Rupert Parker visits some of the northernmost wineries in the world and discovers that growers in the Okanagan Valley don’t just have to contend with the climate, they also have problems with wild animals.
“Bears ate my grapes” sounds like a lame excuse for an unproductive harvest, but in this part of British Columbia, it’s true. I’m in Recline Ridge Winery, in the heart of the Shuswap Lake area, one of over 130 vineyards in the Okanagan Valley. This is the second largest most productive region in Canada after Ontario’s Niagara Peninsula and Recline Ridge is in the northern end. Graydon and Maureen Ratzlaff have been here since 2010, but the vineyard was started in 1999. Gray tells me he’s having a bear problem, probably always the same animal, who gets through the fence and gorges on the grapes until he’s sick – he can easily get through 200lbs in a session and always creates a huge mess.
Recline Ridge has around 6 acres of vines and produces what are known as “Cool Climate Wines”, mainly German Style whites. The varietals include Ortega, Kerner, Bacchus, Siegerrebe, Madeleine Angevine and Madeleine Sylvaner. I find their award winning Ortega surprisingly fruity with hints of Apricot, Peach, Apple, Pear, and Gooseberry and it pairs well with Asian food. Gray also grows red grapes including Maréchal Foch, Blaufrankisch and a tiny bit of Pinot Noir. Just Being Frank is his most recent red product, made from 100% Blaufrankisch and it’s named because it’s a refreshingly straightforward easy-quaffing tipple.
It’s a short growing season here and harvest is over by the end of September When I visit, it’s raining hard and indeed there’s lots of moisture here and they don’t have to irrigate the clay soils. It’s a different story further south. After my time in Shuswap, I travel the length of the Okanagan valley, around 130 miles through a chain of lakes that reaches to the US border. Kelowna, in the middle, is the site of the first vineyard, planted by Catholic priests at the Oblate mission in 1859. Wine production continued for the next hundred years, with a gap during prohibition but it was poor quality, mainly hybrid French-American grapes. Things changed in the late 1980’s when the North American Free Trade Agreement (NAFTA) abolished the tariff on US wines so the growers had to up their game. The Canadian government encouraged them to pull up the old French hybrid and Labrusca vines and replant with European vinifera varieties
I arrive at the 650 acre Covert Farms around 20 miles north of the US border. This is an organic farm, vineyard, and winery. 60% of the acreage here is red but they also grow Pinot Blanc and Sauvignon. Unlike the north, this is really desert, with a yearly rainfall of less than 25cm. As a result, they have to irrigate, but there’s a plentiful supply of water from the nearby river. They also get their fertiliser from there as Sockeye salmon come up the Columbia River to spawn and die and the bones make excellent organic fertiliser.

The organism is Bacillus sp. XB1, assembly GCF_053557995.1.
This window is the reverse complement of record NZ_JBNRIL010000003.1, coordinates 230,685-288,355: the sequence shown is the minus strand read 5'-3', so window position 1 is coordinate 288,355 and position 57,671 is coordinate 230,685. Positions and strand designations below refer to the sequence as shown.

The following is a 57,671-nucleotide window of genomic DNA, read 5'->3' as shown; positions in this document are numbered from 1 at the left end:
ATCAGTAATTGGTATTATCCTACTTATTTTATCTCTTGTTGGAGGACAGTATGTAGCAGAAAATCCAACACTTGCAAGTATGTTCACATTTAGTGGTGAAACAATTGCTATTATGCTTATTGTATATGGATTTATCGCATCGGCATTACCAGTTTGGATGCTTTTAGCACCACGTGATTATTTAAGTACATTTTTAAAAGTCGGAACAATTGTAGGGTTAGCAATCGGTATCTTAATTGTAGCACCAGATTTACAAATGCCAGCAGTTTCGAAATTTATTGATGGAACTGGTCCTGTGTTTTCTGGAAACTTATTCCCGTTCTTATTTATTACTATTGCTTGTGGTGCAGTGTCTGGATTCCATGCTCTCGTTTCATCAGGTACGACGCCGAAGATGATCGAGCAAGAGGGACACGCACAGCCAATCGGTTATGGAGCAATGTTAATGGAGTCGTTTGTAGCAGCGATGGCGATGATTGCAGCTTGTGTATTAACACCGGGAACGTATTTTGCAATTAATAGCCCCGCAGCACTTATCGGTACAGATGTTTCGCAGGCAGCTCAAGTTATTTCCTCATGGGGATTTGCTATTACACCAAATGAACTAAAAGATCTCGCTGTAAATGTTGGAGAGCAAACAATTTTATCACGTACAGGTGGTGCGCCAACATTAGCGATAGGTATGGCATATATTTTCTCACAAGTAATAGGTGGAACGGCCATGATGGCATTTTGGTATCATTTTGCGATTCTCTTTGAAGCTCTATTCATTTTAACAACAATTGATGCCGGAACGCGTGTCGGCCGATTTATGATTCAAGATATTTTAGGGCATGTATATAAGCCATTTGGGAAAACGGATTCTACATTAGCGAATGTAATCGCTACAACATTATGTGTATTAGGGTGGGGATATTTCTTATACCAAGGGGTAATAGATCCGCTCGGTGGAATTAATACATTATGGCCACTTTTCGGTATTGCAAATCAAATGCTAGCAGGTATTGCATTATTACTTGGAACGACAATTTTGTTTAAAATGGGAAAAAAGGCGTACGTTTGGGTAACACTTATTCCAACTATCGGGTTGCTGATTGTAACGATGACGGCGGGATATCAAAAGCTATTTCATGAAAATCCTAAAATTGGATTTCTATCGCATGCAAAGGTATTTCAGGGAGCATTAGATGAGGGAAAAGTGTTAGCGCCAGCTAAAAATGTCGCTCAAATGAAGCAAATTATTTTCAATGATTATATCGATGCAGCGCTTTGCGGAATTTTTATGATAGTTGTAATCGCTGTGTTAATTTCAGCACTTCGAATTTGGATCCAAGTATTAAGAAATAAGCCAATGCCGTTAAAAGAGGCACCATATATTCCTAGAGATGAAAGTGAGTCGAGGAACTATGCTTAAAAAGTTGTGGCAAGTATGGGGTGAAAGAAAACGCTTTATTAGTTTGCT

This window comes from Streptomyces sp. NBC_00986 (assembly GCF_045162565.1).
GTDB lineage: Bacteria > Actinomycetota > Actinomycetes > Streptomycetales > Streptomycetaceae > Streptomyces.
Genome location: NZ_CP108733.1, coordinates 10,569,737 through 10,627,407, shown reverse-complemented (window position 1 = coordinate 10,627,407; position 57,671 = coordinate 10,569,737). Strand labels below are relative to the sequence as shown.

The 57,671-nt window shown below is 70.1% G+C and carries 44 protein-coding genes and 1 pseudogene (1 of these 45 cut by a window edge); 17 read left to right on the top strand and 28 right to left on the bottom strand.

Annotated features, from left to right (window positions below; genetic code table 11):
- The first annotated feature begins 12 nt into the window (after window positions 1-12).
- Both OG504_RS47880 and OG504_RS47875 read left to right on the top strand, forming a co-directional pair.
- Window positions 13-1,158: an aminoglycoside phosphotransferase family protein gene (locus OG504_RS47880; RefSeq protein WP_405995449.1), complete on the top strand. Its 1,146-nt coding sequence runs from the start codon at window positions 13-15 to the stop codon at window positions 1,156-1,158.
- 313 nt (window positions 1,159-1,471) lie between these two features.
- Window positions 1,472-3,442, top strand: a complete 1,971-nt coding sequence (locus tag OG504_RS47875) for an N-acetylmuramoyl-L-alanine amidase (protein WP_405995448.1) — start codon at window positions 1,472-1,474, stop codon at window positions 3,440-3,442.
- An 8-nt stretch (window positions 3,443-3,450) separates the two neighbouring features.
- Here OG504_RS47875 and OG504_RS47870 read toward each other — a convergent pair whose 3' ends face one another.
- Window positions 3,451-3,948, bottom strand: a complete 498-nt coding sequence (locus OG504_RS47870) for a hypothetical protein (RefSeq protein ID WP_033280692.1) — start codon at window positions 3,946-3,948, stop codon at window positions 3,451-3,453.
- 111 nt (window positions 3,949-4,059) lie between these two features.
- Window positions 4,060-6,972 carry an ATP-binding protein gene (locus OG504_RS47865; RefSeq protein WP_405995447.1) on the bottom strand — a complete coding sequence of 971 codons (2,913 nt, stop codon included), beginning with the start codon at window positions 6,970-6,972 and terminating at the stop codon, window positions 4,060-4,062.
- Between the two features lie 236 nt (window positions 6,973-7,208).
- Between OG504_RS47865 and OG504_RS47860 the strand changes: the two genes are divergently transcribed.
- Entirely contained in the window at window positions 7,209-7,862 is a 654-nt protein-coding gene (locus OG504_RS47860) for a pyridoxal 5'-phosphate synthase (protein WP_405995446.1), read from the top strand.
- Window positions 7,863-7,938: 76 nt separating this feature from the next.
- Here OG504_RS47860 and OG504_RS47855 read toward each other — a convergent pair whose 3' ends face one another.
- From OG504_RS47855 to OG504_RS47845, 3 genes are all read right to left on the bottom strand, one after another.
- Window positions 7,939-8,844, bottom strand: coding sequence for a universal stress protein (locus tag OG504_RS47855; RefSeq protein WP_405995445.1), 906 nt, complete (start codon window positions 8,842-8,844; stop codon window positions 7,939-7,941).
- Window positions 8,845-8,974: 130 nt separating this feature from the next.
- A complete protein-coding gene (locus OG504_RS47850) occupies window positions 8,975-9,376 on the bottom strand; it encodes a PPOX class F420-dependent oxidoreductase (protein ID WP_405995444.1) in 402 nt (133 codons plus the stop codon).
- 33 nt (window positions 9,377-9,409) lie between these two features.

Winemaker Gene Covert’s grandfather came here in 1959, cleared the land and planted tomatoes, onions and grapes. They still have 100 acres of organic vegetables but, in 2005, Gene planted Merlot, Cabernet Franc, Malbec, Syrah, Petit Verdot and Cabernet Sauvignon as well as Zinfandel, Syrah, Pinot Noir, Pinot Blanc, Sémillon, Sauvignon Blanc, Viognier and Roussanne. It’s the largest organic farm in the Okanagan and he now has 30 acres of grapes along with fruit, vegetables and more than 15 varieties of tomatoes. He also follows the biodynamic calendar, and although he can’t explain why, tells me that the wine seems to taste better this way.
I take a one hour farm tour in a vintage 1952 Mercury truck which includes organic fruit tasting and a visit to the vineyard. It’s a magnificent site, overlooked by the chunk of rock known as McIntyre Bluff which is well worth climbing for the glorious view. From there, I can see that the farmland covers a low hill, known as a Kame terrace, formed by deposits of sand and gravel from glacier meltwater, making the land particularly fertile. Their 2012 Amicitia, a blend of 50% Cabernet Sauvignon, 12% Malbec and 12% Merlot won bronze in the 2015 Decanter Awards, and I taste why. It oozes a spicy bouquet of black pepper and liquorice and there are lashings of blackberry flavour.
British Columbia wine has grown from just 17 grape wineries in 1990 to more than 248 in 2015 and there are now more than 4,130 hectares of vines under cultivation. Ironically, in Canada, a relic of prohibition law means that BC wines can’t be sold to other provinces, apart from Nova Scotia and Manitoba, which means that Ontario and Quebec are missing out. That might mean good news for UK consumers as BC wineries are now looking to ship further afield. They’re already doing business with China, so go to your local friendly wine merchant and get him to order a case of Okanagan. You won’t regret it.
Okanagan Valley has information about the region.
Super, Natural British Columbia has information about the province.
Destination Canada has information about the country.